j per floor will he remodeled to include
a large council chamber and general
| meeting room of the tire companies,
: and the old council chamber in the
[ rear of the building will be used by
I the street commissioner.
I The plans have been submitted to
tin coqficil for consideration and it
| is expected that they will he accepted
at the next meeting of the council,
A*iil 27.
Wilson Says This Will
Be First Step if Huerta
Refuses to Apologize
by Firing a Salute.
Orderly Seized With Mail for
Warships and Message to
Charge O'Sbaughnessy Held
Up for Hours—Battleships
Turn Prows to Mexico.
President Wilson declared today at
the White House that If General
Huerta did not comply with the de
mands of the United StMte- for a
salute of the American flag as an
apology for the arrest of its marines,
the first step on the part of this coun
try would be to seize Tampico and
Vera Cruz.
The arrest of an orderly who went
ashore at Tampico to obtain mall for
the American fleet, the interception of
dispatches to Charge O’Sbaughnessy,
tile censorship over official dispatches
and repented offenses ’’against the
rights and dignity of the United
States” were given today as some of
the causes of tile dispatch of the
Atlantic fleet to Mexico, In official
statement representing the udminis
tratian views.
Other outstanding features of tho
Mexican situation today were the ac
tive work of preparing for the as
sembly uf the entire Atlantic fleet at
Tainpico and the unyielding uttltude
of General Huerta.
WASHINGTON, April 16.~WhtlA
the fighting ships of the Atlantic fleet
were turning Ihelr pntws toward
Tampico Hay today to emorce Presi
dent. Wilson's demand upon Huerta
for a public salute to the Atnartcan
■lag, senators and representatives#
were summoned to the White Homo*
'o be Informed on all phase* of tho
I situation that Congress might jo pre
Hwfnt Tor Tnv further steps. vj '~'
President Wilson told the. congri, *r«
' men that ho stood first for peace, ljut
that if Huerta did not comply with
hi' American demands, the Mrs! step
to enforce them would be the st'tzura
of Tampico and Vera Cruz, for which
tie considers there is ample precedent.
Acting Chairman fchtvely, of tho
Senate foreign relations committee;
Senator Lodge, the ranking Republi
can of that committee; Chairman
Flood, of the House foreign affairs
committee, and Representative Coop
er, tin ranking Republican of that
committee, had an hour's conference
with the President.
Official Statement ImmihI.
Mr. Wilson outlined all the details
of the now historic Tampico incident,
in which a Huerta cotnander arrested
American blue jackets and refused to
salute the stars and stripes as an
The fo lowing official statement wan
issued today as representing the
views of President Wilson and tho
“In discussions in official circles ir,
Washington of the present Mexican
situation, the following points have
been very much dwell upon:
“It has been pointed out that, In
considering the present somewliai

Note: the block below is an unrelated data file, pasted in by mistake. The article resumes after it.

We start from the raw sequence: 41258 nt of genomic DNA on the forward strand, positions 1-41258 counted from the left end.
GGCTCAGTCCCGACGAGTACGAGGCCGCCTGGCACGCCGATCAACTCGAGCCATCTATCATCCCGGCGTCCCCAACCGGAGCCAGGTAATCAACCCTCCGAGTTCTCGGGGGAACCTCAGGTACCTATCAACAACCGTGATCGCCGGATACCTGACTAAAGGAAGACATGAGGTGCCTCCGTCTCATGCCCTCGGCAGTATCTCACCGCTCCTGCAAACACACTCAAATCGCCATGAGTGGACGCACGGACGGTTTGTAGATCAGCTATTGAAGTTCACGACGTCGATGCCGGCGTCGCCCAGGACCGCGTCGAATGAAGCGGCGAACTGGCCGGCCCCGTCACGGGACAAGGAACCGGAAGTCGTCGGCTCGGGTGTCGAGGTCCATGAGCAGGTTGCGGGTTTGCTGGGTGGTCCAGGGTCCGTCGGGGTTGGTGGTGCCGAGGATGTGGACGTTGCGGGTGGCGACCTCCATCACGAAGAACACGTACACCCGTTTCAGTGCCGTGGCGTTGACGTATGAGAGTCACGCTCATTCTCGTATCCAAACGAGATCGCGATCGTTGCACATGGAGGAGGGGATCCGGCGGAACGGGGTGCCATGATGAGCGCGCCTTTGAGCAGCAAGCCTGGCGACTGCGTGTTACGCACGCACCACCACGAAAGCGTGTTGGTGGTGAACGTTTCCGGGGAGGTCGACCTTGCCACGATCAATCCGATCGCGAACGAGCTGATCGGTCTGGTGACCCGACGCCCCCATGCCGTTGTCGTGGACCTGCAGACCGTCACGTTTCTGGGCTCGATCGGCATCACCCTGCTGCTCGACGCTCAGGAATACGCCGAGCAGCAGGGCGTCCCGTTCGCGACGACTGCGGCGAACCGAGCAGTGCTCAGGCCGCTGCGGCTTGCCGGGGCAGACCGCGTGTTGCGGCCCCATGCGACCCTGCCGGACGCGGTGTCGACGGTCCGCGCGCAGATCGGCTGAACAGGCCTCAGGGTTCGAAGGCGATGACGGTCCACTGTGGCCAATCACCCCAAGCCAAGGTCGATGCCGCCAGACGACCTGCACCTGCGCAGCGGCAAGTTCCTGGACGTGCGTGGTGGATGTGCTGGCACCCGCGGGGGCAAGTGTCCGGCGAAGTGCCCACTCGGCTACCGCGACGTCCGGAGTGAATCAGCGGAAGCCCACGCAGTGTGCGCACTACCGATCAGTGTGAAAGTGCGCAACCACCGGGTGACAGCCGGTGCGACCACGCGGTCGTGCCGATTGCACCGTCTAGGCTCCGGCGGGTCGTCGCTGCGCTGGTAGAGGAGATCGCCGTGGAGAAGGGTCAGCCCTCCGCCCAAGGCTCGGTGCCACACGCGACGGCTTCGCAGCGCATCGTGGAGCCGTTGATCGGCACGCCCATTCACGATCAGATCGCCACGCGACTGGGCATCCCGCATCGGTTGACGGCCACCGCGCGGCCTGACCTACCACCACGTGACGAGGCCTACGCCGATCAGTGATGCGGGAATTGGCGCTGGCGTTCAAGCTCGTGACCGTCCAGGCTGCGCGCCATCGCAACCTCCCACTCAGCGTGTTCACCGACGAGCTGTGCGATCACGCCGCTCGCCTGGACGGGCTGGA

delicate situation ill Mexico, the un
pleasant incident at Tampico must not
be thought of alone. For some, time
past tin defacto government of Mex
ico has seemed to think mere apolo
gies sufficient when the rights of
American citizens or the dignity of
the government of the United States
were involved, and has apparently
made no attempt at either reparwtior
or the effective correction of the sert
1 on - derelictions of Us civil and mil!
tary officers.
Orderly In Uniform Seized.
"Immediately after the Incident a'
Tampico an orderly from one of the
whips of the United States in the
harhor of Vera Cruz, who had beer,
sent ashore to the postofflee for th>
chips’ mail and who was in uniform,
and who had the official mail bag or;
his back, was arrested and put into
Jail by the local authorities. He was
subsequently released and a nominal
punishment indicted upon the officer
who had arrested him, but it wa;
| significant that an orderly from the
1 licet of the United States was picked
j out from the many persons constant
| ly going ashore on various errand;
i from the various ships In the harbor,
I representing several nations.
"Most serious of all, the official■
i in charge of the telegraph office a'
I Mexico City presumed to withhold a;
official dispatch of the governmen.
iif tl;e United States to its embussj
at Mexico City, until it should have
Ii» en sent to the censor and his per
! mission received to deliver it, anc
gave the dispatch into the hands o
I tlie charge d’affairs of the Untteu
| States cuilv upon his persona! an
( emphatic demand, he having, in thi
; meantime, learned through othe.
| channels that a dispatch had beei
i sent to him which lie had not re
i oeived.
**U. Singled Out fur Uulilenipt."
"It cannot but strike any one whe
has watched the course of events h
Mexico as significant, that untowan
incidents such as these have not oc
curred in any cast where representa
tives of other governments were con
cerned, but only in dealings with
representatives of the United States,
and that there has been no occasion
for other governments to call atten
tion to such matters or to ask fo •
| apologies.

“Jack” Johnson fo Return
to Chicago for Retrial
PARIS, April 15.-"Jack" Johnson
the negro pugilist, will return to Chi
cago for the retrial of the cliargfc,
against him under the Mann aol>